This recording, with the two previous Dorati-Philips productions of Haydn's reputation closer to that of Mozart, which is where it belongs. The two composers, so different in temperament and style, though they were close friends and clearly influenced one another, stand apart from all other composers of the classical and romantic period by virtue of their incredible productivity and the universality of their musical talent. Schubert or Beethoven might have become notable operatic composers in other circumstances, and Wagner might have developed into a significant symphonist. But in fact, no other composer after Handel equals these two in abundance and variety, with such a high productivity and such uniform excellence in composing operas, symphonic works and chamber music.
At the opposite end of the spectrum from Haydn's operas, a recording of his piano sonatas adds less spectacularly to his reputation, partly because they have not been so shamefully neglected in out time (it's easier to record a solo pianist than a whole opera cast) and partly because their quality is less spectacular. Still, beyond the purely musical pleasure which abounds, there is a special kind of joy in the six records of Telefunken set SHD 25 123-T/1-6, which present Haydn's piano sonatas Nos. 1 to 34 in immaculate performances by pianist Rudolf Bushbinder.
The pleasure is that of watching a musical form grow and develop, beginning with the 19 early sonatas written primarily for teaching purposes (Hayndn gave keyboard lessons before he became a Kapellmeister ). These pieces are simple and rather square cut, but enjoyable to hear; and they show occasional flashes of genius. The increasingly flexibility and complexity of structure, even among these early works, reflect the growth of an artist who was to continue growing through nearly half a century.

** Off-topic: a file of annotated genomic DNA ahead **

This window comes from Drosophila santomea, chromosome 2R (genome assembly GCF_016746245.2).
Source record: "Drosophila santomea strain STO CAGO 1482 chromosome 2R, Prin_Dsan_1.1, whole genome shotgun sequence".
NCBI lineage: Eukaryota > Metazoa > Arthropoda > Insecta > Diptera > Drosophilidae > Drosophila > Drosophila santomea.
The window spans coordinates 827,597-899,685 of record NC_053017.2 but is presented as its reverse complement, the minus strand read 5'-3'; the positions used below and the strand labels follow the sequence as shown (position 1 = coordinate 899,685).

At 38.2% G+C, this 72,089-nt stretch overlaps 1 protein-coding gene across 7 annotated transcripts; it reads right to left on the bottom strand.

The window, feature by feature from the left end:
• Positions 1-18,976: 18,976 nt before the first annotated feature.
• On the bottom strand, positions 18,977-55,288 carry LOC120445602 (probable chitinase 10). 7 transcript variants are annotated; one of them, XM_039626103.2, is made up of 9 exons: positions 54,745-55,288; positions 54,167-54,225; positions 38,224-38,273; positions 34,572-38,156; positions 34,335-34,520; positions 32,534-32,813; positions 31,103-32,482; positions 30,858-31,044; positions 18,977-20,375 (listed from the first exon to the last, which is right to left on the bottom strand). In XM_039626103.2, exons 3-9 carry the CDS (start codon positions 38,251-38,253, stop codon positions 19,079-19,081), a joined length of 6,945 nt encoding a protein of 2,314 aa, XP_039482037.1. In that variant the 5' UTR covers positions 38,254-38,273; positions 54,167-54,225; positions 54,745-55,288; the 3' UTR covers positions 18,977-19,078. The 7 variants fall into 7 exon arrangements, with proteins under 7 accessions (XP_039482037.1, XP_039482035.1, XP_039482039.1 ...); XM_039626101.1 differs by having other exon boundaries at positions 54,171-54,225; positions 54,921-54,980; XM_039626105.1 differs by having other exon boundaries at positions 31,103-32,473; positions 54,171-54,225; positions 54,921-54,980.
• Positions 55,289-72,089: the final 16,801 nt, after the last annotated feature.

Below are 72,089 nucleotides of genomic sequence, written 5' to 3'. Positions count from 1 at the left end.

After he became the music director at Esterhaza and stopped having to write with the limitations of students in mind. Haydn's piano sonatas took a quantum leap, shown to some extent in Sonata 20 but most clearly in the sonatas beginning with No. 29 of this collection, which seem to have been composed with an audience in mind and have considerably more sophistication. The final sonatas of this set date from the beginning of the composer's mature period and begin to have features in common with hiis orchestral works. Sometimes they balance the left hand against the right in a style like that of a concerto - strikingly similar, in fact, to Bach's Italian Concerto .
Even in his later sonatas, which are not in this first volume, Haydn never achieved or even attempted the kind of stromy emotionalism found in Beethoven's greatest piano works; that was not part of his keyboard style (though he did explore strong feelings in some of his middle symphonies), and the pianos of his time would not have been able to handle such treatment. But from the very beginning, even the trifles are trifles produced by a giant, and it is a pleasure to watch him stretching toward his full growth.
It may be well to mention that there are not 34 complete sonatas by Haydn on these six records, although it does contain sonatas 1 to 34. Two of the works included, Nos. 17 and 18, were discovered only in recent years and are attributed to Haydn with some hesitation. Eight others are known only in fragments (chiefly the identifying the matic material Haydn wrote down in his personal catalogue of his works), and those fragments are played by Buchbinder on a seven-inch record packed in with the half-dozen 12-inch. records of this set. Anyone knowing the whereabouts of Sonatas 21-28 hereby requested to send copies [WORD ILLEGIBLE] dolf Buchbinder. I would like [WORDS ILLEGIBLE] him play them.